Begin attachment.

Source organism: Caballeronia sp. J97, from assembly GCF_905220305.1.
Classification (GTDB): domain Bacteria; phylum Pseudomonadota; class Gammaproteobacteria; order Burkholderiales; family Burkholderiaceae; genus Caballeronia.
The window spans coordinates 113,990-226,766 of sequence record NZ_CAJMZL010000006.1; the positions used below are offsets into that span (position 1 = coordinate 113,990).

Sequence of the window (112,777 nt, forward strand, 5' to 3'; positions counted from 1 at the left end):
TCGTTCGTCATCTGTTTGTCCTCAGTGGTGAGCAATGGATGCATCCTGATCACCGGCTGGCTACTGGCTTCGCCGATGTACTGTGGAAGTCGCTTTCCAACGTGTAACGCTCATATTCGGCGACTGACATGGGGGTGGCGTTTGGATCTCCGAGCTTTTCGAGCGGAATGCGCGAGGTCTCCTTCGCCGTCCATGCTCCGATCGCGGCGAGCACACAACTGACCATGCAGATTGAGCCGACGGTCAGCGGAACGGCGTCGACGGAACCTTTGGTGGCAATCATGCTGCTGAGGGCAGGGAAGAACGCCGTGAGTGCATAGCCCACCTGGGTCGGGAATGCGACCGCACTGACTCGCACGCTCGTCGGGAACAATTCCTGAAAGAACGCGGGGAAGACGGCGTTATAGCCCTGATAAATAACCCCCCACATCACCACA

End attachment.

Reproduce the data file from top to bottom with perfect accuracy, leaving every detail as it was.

Source organism: Caballeronia sp. J97, from assembly GCF_905220305.1.
Classification (GTDB): domain Bacteria; phylum Pseudomonadota; class Gammaproteobacteria; order Burkholderiales; family Burkholderiaceae; genus Caballeronia.
The window spans coordinates 113,990-226,766 of sequence record NZ_CAJMZL010000006.1; the positions used below are offsets into that span (position 1 = coordinate 113,990).

Sequence of the window (112,777 nt, forward strand, 5' to 3'; positions counted from 1 at the left end):
TCGTTCGTCATCTGTTTGTCCTCAGTGGTGAGCAATGGATGCATCCTGATCACCGGCTGGCTACTGGCTTCGCCGATGTACTGTGGAAGTCGCTTTCCAACGTGTAACGCTCATATTCGGCGACTGACATGGGGGTGGCGTTTGGATCTCCGAGCTTTTCGAGCGGAATGCGCGAGGTCTCCTTCGCCGTCCATGCTCCGATCGCGGCGAGCACACAACTGACCATGCAGATTGAGCCGACGGTCAGCGGAACGGCGTCGACGGAACCTTTGGTGGCAATCATGCTGCTGAGGGCAGGGAAGAACGCCGTGAGTGCATAGCCCACCTGGGTCGGGAATGCGACCGCACTGACTCGCACGCTCGTCGGGAACAATTCCTGAAAGAACGCGGGGAAGACGGCGTTATAGCCCTGATAAATAACCCCCCACATCACCACA